Is the Apple antitrust suit a silver lining for Epic Games?

The Department of Justice and seventeen state attorneys general filed a massive lawsuit against Apple on Thursday morning, accusing the company of monopolistic smartphone practices. Meanwhile, Fortnite maker Epic Games has been accusing Apple’s iOS App Store of antitrust violations for years in an ongoing, arduous legal battle.

Epic is never named explicitly in the 88-page lawsuit, but the gaming company’s complaints are echoed across extensive discussion of the App Store’s anticompetitive practices.

“Apple often enforces its App Store rules arbitrarily,” the suit says. “And it frequently uses App Store rules and restrictions to penalize and restrict developers that take advantage of technologies that threaten to disrupt, disintermediate, compete with, or erode Apple’s monopoly power.”

Epic’s core complaint about the App Store is that developers must cede 30% of in-app purchases to Apple. And unlike Android devices, iPhones do not allow for sideloading apps, meaning that Apple has control over any app in its App Store. For almost a decade, Epic CEO Tim Sweeney has been a staunch critic of the revenue cut, which he thinks is monopolistic and predatory toward smaller companies. In 2020, Epic made it possible for Fortnite players to pay Epic directly, rather than giving a cut to Apple – then, Apple removed Epic from the App Store, and now, four years later, we’re still watching the two companies duke it out in various legal proceedings.

While a judge ruled at the time that Apple can’t prevent apps from routing users to alternative payment methods, the iPhone maker was ultimately not deemed a monopoly.

Given past rulings in Apple’s favor, it’s surprising that this lawsuit is aligned with some of Epic’s grievances.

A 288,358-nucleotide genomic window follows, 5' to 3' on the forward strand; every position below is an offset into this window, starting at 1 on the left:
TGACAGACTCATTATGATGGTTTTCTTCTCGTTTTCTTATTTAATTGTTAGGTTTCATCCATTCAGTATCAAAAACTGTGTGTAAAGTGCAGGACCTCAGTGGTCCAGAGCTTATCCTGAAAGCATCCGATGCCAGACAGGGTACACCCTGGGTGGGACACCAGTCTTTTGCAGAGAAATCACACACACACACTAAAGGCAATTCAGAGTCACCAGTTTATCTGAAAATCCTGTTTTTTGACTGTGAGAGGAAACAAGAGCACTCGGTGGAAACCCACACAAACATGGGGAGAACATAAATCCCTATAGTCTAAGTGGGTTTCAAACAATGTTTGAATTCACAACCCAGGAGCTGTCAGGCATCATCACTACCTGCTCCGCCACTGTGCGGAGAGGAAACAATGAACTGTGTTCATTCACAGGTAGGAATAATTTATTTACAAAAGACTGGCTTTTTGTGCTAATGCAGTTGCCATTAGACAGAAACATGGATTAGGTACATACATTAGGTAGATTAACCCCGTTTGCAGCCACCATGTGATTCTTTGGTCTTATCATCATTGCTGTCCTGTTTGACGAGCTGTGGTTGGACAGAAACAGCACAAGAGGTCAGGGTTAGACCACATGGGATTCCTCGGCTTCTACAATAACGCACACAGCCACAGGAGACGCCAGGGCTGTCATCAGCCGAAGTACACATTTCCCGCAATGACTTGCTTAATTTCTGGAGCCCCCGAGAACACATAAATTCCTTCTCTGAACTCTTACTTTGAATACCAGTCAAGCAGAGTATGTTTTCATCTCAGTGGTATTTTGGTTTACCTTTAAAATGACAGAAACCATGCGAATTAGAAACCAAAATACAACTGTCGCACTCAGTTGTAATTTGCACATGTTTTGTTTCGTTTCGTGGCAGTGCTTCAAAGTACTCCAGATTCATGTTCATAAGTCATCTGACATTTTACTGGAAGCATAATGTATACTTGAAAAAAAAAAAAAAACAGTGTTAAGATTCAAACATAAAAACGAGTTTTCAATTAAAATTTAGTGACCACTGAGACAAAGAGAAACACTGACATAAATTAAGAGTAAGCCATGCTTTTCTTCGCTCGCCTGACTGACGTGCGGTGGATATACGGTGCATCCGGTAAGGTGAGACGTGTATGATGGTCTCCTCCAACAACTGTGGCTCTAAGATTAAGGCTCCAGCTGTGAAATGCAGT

“While Apple has reduced the tax it collects from a subset of developers, Apple still extracts 30 percent from many app makers,” the suit says. “Apple also generates substantial and increasing revenue by charging developers to help users find their apps in the App Store—something that, for years, Apple told developers was part of the reason they paid a 30 percent tax in the first place.”

Epic isn’t the only large company that has faced off against Apple. In January, as developers prepared for the European Union’s new Digital Markets Act (DMA) to take effect, Spotify also stepped into the ring, calling Apple’s compliance plan “extortion” and a “complete and total farce.” Then in March, Apple was fined €1.84 billion for breaching antitrust rules in the market for music streaming services.

On Thursday, the Coalition for App Fairness (CAF) – which includes Epic Games, Spotify, Deezer, Proton and other companies – released a statement in favor of the DOJ’s action against Apple.

“With today’s announcement, the Department of Justice is taking a strong stand against Apple’s stranglehold over the mobile app ecosystem, which stifles competition and hurts American consumers and developers alike,” said Rick VanMeter, executive director of the CAF. “The DOJ complaint details Apple’s long history of illegal conduct – abusing their App Store guidelines and developer agreements to increase prices, extract exorbitant fees, degrade user experiences, and choke off competition. The DOJ joins regulators around the world, who have recognized the many harms of Apple’s abusive behavior and are working to address it.”

Epic Games declined TechCrunch’s request to comment. Sweeney, who is usually vocal about these issues, has also been reticent on the matter.

“I’ll be off Twitter antitrust commentary between now and the end of my testimony in the Australian Epic v Apple and Google trial in Melbourne,” Sweeney posted, alongside a photo he took in Melbourne.

For more on Apple’s antitrust lawsuit, check here:

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